This is an open letter to the MLBPA and Tony Clark, their president.
Dear Mr. Clark and the MLBPA,
The year 2020 has been one of the oddest years that the modern world has ever experienced. Our lives literally came to a grinding halt in a snap as a global pandemic came to our nation. As professional sports pressed pause during #CoronaSZN, we fans have been waiting with bated breath for its return.
Yesterday, the NHL revealed a reopening plan that includes a 24-team playoff to determine a Stanley Cup champion this season.
Commissioner Gary Bettman shares details on the NHL’s Return to Play Plan. https://t.co/ZH7153tpZ0— NHL (@NHL) May 26, 2020
The NBA is also in serious talks with its Players Association to hold a 16-team playoff at Walt Disney World in Orlando to determine a champion.
The NBPA’s Michele Roberts is conducting team-by-team conference calls with players, detailing talks with NBA on formats for resumption of play in Orlando, financial implications of those options and gathering feedback, sources tell ESPN.— Adrian Wojnarowski (@wojespn) May 25, 2020
Then, there’s Major League Baseball.
The MLBPA is very disappointed with MLB’s economic proposal today, source tells me and @Ken_Rosenthal, calling additional cuts proposed “massive.” League offered to share more playoff revenue, but on balance, those dollars are small compared to what players give up, PA believes.— Evan Drellich (@EvanDrellich) May 26, 2020
Commissioner Rob Manfred and the owners have been scrambling to come up with a proposal with your union to start as early as July 1st. Governors of states have allowed professional and college teams to open up practices within guidelines. Yet this might be for naught because while yours is arguably the most powerful union among the four big sports, yours is the most stubborn. This is my open letter to you, MLBPA.
Going to the Wayback Machine
I’m old enough to remember the 1994 season. It had the potential to become one of the greatest seasons in history. Fourteen – FOURTEEN!!! – teams were vying for a league pennant. Several players were having historical seasons; Tony Gwynn flirted with being the first player since Ted Williams in 1941 to finish with a .400 batting average. Four AL players were within 10 points of each other for the batting title. Matt Williams and Ken Griffey, Jr. dueled to see who would break Roger Maris’ single-season home run record. Chuck Knoblauch was on his way to breaking the single-season AL doubles record. Greg Maddux was having one of the most dominating seasons as a pitcher as he was heading toward a 25-win season and 300 strikeouts.
A Season Lost
On August 11th, all of that history-making came to a crashing halt as the players went on strike. And 35 days later on September 14th, the entire season was lost. This happened a few days into my senior year of high school. I remember the next day a cartoon in a New York newspaper drawn by (I think) Bill Gallo who drew the World Series trophy. Underneath the trophy were words: Greed: 1994 World Series Champion. I cut out and copied that cartoon and taped it on every single school folder.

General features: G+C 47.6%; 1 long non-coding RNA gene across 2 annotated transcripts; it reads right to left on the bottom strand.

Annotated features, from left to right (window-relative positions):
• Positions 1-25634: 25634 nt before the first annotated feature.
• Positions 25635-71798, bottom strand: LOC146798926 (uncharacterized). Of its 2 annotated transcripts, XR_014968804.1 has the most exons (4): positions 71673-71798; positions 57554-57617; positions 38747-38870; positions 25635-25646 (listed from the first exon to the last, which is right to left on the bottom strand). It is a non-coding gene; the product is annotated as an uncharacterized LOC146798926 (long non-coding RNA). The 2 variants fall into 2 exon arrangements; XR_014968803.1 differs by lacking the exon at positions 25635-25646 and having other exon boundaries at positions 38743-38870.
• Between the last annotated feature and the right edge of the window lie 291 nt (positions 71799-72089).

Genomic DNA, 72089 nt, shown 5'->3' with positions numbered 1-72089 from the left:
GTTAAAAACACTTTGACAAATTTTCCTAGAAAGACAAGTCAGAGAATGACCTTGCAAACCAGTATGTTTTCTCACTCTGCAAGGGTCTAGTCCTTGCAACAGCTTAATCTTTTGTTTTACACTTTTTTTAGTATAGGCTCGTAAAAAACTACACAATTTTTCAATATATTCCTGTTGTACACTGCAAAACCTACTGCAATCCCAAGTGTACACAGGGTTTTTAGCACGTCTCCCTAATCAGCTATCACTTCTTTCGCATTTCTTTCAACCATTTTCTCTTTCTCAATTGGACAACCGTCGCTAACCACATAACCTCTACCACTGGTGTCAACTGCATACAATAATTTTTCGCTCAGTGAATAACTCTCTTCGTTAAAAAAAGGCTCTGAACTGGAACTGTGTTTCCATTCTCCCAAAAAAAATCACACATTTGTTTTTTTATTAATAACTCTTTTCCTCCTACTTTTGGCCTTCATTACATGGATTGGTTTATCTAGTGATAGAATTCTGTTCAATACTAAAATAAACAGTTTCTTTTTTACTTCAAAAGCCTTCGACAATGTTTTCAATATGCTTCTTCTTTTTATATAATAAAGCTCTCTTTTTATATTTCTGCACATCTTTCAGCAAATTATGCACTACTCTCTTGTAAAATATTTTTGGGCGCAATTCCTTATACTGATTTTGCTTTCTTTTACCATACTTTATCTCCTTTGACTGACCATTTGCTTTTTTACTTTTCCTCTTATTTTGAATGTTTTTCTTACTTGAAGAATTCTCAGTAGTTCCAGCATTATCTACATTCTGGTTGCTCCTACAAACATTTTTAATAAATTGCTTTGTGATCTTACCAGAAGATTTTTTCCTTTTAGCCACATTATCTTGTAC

The consequences of the aftermath were horrible. When MLB came back in 1995, attendance dipped to record lows in several cities. Television ratings dipped. Fans simply stayed away from baseball for a few years. Several franchises were under threat of contraction by then-commissioner Bud Selig as he cajoled cities into handing franchises new stadiums. Worst of all, nearly 10 years after the strike, the Montreal Expos, who had the best record in MLB in 1994, moved to Washington, DC.
Please Don’t Let History Repeat Itself
Now, we come to the present day. History has the possibility of repeating itself. Though this doesn’t involve a labor dispute, the proposal of an 82-game season and a 50/50 revenue split has been panned by several players. That includes Trevor Bauer and Blake Snell. One of the wisest voices in this has been Tom Glavine, who remembered fondly the strike of 1994 and was recently interviewed by the Atlanta Journal-Constitution.
If it were to come down to an economic issue and that’s the reason baseball didn’t come back, you’re looking at a situation similar to ’94 or ’95 as far as fans are concerned. Even if players were 100% justified in what they were complaining about, they’re still going to look bad.Tom Glavine – Atlanta Journal-Constitution
And he’s absolutely right. I can understand if a player wanted to sit out for a season to avoid what I suspect is a pretty awful virus. If you’re complaining that your annual salary is going down from $10M to $7M while 40 percent of the United States who makes under $40K/year is jobless, that’s a bad look. If you’re willing to give up your season because you’re taking a 30 percent pay cut, go ahead. It’s your right. I’m sure another player who has been stuck in Triple-A who is hungrier than you will be HAPPY to take your spot.
We Beg You
The ball is in your court, so to speak, Mr. Clark and the MLBPA in this open letter. Your league has the opportunity to bring smiles to millions of kids who look up to so many players and give adult sports fans something to cheer for in a very tough year. But if your stiff-necked ways continue and this season is lost, there’s almost no going back. We love baseball, but not enough to continue supporting MLB if the players can’t get on the same page as the owners. I really hope you and the players will reconsider.
Thank you for reading – or ignoring – this open letter from a lifelong fan, MLBPA.